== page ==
Christ the King—or a 65-foot-tall depiction of him —stands on top of Cubilete mountain in the state of Guanajuato, thousands of feet up cobbled switchbacks from the high plateau, which is nonetheless called el bajío, the lowland. It is to this statue's feet that three or four thousand cowboys are riding, just as the three wise men are supposed to have ridden to the manger in Bethlehem on this day roughly 2,000 years ago. It is said that this statue of Cristo Rey is most famous for his expressive hands, the way they are held out from his sides, as if the son of God were about to quell a riot.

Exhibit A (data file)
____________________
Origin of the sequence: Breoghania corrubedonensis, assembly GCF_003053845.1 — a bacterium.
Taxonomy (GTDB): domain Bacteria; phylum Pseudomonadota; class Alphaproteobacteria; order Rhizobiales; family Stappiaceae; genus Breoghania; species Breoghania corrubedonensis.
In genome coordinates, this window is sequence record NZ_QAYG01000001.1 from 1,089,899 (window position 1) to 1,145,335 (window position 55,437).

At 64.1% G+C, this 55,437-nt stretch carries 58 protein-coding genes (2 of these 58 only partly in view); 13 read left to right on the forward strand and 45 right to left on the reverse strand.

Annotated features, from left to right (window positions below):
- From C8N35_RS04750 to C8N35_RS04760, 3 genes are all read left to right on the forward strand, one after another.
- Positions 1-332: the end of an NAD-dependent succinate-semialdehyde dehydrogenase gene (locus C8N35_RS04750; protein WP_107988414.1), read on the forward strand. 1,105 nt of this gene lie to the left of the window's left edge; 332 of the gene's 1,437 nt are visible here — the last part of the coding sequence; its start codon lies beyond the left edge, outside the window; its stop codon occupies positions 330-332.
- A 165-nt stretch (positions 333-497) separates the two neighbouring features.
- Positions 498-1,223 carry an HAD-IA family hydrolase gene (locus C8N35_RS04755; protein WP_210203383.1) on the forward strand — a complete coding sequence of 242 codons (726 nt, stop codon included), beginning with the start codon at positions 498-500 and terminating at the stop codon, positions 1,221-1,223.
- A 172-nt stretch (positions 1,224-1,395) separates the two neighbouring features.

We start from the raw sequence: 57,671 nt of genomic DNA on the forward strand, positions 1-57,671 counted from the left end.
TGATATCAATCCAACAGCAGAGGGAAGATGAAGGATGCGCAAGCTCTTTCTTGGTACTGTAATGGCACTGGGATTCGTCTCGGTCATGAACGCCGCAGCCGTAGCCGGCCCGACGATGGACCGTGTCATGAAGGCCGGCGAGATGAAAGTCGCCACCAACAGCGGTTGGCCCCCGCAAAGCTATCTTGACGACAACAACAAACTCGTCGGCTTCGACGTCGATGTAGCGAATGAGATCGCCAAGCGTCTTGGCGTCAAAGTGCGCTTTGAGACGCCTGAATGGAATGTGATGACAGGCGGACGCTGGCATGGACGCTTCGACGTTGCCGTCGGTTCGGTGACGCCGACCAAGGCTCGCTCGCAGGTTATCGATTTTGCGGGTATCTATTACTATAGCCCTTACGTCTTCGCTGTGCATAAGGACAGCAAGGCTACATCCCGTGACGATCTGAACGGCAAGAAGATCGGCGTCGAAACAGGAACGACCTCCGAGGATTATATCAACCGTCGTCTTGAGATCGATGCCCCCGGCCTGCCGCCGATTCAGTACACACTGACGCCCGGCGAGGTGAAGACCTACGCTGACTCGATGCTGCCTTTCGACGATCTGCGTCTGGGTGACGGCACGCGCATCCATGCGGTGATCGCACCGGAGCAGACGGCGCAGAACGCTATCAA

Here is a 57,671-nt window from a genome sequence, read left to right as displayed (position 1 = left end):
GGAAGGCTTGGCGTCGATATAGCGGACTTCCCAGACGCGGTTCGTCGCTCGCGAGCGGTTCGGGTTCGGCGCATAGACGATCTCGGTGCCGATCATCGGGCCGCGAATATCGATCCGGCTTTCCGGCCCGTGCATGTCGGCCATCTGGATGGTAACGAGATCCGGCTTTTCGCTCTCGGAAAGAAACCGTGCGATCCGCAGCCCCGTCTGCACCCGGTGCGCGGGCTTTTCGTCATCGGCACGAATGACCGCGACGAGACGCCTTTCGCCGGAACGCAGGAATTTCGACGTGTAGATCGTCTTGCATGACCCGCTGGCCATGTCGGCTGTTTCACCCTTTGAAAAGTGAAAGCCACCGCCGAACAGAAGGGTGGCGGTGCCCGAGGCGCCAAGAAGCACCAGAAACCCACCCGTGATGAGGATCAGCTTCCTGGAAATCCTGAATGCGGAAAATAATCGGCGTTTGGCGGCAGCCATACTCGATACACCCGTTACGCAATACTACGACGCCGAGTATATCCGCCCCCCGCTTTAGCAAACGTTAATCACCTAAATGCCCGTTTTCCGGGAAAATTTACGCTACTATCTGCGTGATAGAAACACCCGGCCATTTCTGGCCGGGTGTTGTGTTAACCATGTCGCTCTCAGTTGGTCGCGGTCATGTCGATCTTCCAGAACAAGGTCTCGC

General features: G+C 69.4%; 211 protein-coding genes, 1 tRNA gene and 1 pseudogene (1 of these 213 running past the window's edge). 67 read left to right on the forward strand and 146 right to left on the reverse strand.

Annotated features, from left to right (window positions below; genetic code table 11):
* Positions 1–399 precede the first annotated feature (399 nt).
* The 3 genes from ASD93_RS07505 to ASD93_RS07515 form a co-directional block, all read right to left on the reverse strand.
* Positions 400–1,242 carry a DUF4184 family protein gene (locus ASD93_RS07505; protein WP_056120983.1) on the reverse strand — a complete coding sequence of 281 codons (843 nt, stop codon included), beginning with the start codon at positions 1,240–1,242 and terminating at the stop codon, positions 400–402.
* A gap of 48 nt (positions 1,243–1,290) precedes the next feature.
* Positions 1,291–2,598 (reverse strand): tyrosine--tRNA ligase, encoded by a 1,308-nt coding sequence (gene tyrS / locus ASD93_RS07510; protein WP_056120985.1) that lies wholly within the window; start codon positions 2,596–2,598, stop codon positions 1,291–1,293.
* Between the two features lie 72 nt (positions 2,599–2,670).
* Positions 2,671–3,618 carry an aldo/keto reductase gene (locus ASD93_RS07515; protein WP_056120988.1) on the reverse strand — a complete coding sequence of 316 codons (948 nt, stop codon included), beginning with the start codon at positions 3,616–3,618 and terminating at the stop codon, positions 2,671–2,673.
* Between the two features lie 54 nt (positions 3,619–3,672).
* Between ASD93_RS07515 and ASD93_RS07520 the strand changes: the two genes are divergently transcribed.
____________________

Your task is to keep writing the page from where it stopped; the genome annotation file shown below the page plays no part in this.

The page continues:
Pilgrimages to Cristo Rey, to Our Lady of Guadalupe, to depictions of saints elsewhere in the country, are common in Mexico. But seldom is there such a massive cabalgata —a horseback gathering —of faith; it swells by hundreds of riders each year, a word-of-mouth event of magnificent proportions. "It's no one important who rides," one cowboy says, "but it is all of us who have the Lord in our hearts no matter where in the world we go." It is true the riders include construction workers from Chicago, rig workers from Texas, gardeners from Guanajuato, laborers from San Miguel de Allende, farmers from Jalisco. "We are el pueblo," the cowboy says.